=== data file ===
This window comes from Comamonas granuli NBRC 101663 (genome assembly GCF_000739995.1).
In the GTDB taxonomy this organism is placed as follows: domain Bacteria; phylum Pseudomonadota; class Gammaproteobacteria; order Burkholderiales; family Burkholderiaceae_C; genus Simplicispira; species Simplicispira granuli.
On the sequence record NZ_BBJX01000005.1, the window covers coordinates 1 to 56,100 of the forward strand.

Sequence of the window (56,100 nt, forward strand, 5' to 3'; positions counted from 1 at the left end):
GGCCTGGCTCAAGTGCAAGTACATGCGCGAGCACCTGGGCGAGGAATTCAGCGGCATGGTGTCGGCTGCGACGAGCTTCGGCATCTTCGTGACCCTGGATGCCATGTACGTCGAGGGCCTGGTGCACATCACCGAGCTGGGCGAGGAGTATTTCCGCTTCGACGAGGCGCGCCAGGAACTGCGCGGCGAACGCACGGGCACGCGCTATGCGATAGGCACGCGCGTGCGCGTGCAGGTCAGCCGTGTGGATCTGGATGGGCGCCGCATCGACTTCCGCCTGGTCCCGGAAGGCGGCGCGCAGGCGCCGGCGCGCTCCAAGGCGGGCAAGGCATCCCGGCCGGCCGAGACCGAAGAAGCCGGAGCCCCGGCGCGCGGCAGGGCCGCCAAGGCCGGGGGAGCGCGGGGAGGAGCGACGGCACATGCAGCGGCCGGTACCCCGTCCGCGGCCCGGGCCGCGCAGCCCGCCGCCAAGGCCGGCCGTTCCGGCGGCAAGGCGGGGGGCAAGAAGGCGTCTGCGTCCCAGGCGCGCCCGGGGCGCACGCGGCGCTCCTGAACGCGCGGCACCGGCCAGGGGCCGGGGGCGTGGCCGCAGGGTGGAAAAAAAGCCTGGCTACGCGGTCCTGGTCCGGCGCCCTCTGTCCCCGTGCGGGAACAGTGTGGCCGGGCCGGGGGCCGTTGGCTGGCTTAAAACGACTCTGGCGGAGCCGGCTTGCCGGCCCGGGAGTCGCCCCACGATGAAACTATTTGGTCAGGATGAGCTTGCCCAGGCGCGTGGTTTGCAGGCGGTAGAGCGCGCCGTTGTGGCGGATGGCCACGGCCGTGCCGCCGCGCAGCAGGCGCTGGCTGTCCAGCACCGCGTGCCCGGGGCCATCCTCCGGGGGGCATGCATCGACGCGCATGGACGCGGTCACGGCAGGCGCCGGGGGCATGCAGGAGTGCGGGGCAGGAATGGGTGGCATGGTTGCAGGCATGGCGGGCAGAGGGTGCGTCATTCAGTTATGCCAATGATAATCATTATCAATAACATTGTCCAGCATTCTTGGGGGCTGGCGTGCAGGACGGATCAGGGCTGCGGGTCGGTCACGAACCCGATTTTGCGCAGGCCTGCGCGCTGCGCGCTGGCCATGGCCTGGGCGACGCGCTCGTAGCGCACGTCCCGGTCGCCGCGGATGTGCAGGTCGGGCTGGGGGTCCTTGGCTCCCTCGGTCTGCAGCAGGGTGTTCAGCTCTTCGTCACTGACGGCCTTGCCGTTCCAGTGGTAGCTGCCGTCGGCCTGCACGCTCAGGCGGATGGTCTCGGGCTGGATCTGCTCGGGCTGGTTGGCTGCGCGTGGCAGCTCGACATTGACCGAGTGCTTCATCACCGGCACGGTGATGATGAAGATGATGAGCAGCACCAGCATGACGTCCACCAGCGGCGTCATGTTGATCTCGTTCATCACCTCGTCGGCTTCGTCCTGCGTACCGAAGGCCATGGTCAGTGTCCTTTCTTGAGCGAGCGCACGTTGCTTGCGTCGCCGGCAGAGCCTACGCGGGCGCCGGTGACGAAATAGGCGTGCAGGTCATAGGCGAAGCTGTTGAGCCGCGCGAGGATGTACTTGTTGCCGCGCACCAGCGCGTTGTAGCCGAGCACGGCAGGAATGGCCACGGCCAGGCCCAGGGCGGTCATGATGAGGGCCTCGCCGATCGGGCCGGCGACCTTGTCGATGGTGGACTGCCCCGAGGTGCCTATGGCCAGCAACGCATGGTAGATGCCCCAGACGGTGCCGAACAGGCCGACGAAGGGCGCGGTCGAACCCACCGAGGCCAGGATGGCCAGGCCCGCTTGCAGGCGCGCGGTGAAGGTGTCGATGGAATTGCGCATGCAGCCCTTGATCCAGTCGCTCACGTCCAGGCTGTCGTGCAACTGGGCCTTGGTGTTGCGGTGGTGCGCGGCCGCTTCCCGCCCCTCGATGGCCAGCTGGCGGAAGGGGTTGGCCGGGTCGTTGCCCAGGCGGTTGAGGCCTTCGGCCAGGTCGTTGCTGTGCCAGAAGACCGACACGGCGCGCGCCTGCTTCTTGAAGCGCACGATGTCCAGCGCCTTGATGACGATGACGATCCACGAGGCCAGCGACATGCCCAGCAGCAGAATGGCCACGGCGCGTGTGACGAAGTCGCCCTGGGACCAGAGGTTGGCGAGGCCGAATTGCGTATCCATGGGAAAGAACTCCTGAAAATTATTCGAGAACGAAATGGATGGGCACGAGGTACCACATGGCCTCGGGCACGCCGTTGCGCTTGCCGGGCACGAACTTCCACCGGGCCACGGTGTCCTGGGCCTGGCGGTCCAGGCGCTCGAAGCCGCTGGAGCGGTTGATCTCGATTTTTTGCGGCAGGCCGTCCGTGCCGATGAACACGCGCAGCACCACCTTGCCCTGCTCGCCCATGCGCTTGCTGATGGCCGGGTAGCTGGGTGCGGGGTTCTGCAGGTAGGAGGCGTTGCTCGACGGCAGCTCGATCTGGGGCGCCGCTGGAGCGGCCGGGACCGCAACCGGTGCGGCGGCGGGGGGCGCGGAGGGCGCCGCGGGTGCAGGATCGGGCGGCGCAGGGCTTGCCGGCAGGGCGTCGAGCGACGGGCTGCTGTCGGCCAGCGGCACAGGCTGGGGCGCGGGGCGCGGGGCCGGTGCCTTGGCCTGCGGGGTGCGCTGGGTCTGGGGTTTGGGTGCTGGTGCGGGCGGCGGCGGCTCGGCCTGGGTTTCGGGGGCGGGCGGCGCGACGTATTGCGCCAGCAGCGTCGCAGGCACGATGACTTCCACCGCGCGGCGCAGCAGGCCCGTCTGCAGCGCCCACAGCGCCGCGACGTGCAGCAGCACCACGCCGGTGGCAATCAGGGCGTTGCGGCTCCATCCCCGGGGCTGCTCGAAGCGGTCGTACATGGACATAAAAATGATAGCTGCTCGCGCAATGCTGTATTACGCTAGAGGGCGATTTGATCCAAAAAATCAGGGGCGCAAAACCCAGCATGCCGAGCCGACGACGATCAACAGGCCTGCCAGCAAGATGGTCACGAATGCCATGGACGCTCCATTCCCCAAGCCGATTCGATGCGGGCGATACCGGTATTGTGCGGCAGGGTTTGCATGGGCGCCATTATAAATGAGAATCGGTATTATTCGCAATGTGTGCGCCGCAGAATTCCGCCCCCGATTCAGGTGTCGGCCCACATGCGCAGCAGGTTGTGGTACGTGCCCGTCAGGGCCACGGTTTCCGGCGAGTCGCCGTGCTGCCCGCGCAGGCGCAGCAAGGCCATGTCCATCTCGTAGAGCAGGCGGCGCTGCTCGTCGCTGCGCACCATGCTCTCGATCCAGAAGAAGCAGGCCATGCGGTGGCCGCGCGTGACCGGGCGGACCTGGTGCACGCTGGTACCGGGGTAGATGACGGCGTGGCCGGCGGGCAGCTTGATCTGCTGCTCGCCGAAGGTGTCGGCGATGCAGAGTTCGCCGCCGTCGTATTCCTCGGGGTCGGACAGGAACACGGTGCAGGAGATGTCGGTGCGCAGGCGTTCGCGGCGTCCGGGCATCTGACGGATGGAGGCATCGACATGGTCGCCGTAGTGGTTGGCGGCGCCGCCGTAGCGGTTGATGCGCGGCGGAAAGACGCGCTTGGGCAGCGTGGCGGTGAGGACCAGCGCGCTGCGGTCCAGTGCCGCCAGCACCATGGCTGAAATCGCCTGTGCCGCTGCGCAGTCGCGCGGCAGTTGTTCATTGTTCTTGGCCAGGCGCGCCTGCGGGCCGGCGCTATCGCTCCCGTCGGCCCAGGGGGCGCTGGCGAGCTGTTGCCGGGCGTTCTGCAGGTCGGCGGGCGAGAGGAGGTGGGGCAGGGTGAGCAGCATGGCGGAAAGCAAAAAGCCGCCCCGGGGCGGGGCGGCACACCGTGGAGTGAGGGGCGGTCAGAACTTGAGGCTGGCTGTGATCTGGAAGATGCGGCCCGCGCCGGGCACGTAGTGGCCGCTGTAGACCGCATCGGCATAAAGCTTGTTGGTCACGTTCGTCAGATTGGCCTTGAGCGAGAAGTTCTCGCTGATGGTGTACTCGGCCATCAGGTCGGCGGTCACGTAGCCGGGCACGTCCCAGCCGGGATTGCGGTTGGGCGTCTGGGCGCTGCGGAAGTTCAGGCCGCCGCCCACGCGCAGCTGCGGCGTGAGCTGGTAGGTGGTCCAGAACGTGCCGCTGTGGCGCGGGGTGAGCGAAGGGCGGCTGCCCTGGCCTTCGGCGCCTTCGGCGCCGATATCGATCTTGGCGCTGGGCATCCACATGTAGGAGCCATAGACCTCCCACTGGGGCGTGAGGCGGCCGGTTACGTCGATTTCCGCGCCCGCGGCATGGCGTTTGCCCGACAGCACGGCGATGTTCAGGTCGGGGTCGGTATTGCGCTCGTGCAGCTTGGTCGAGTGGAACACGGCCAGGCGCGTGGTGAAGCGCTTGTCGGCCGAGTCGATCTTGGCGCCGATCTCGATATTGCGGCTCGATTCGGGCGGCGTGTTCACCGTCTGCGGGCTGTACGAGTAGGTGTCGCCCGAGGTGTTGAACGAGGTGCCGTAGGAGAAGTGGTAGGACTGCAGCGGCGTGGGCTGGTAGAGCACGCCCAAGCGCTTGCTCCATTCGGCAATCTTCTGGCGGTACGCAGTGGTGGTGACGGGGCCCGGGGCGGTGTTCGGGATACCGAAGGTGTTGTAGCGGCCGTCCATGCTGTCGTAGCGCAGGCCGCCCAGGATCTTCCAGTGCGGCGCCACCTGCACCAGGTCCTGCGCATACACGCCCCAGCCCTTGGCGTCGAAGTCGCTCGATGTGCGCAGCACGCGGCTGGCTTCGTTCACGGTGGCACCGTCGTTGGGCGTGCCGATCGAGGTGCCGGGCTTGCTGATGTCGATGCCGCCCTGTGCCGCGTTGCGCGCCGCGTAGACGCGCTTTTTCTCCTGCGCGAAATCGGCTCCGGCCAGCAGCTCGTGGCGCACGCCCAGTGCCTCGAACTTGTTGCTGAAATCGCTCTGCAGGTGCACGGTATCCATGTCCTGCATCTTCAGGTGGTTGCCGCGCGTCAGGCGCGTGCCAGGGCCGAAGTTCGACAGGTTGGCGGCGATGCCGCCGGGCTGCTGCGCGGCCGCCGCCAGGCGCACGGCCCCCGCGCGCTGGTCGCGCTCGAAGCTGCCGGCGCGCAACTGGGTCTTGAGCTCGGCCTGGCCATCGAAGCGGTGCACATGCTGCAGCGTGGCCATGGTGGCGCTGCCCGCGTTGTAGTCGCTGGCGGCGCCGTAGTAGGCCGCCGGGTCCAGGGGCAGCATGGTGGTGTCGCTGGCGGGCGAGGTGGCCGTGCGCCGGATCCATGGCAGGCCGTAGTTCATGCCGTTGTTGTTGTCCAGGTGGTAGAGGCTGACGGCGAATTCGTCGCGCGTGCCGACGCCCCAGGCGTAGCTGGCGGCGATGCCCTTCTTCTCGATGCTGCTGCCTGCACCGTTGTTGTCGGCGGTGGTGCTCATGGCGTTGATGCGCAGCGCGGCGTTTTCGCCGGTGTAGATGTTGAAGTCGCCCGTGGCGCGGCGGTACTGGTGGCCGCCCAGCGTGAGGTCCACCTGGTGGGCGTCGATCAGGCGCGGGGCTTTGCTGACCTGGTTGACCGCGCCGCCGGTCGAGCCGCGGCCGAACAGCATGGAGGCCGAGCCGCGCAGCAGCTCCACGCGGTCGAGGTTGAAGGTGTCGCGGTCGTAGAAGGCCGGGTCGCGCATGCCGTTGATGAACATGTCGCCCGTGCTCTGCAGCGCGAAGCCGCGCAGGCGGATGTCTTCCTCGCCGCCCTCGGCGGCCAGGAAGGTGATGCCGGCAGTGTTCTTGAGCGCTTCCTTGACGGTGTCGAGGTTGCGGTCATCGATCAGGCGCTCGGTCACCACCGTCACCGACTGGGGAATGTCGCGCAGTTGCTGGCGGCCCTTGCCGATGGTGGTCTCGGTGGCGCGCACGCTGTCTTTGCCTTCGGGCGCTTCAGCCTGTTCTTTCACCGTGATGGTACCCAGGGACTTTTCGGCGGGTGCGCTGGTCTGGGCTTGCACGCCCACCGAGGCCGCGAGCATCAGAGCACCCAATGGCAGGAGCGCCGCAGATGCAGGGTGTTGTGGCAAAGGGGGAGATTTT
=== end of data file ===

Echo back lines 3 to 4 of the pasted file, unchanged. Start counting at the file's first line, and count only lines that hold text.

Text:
On the sequence record NZ_BBJX01000005.1, the window covers coordinates 1 to 56,100 of the forward strand.

Sequence of the window (56,100 nt, forward strand, 5' to 3'; positions counted from 1 at the left end):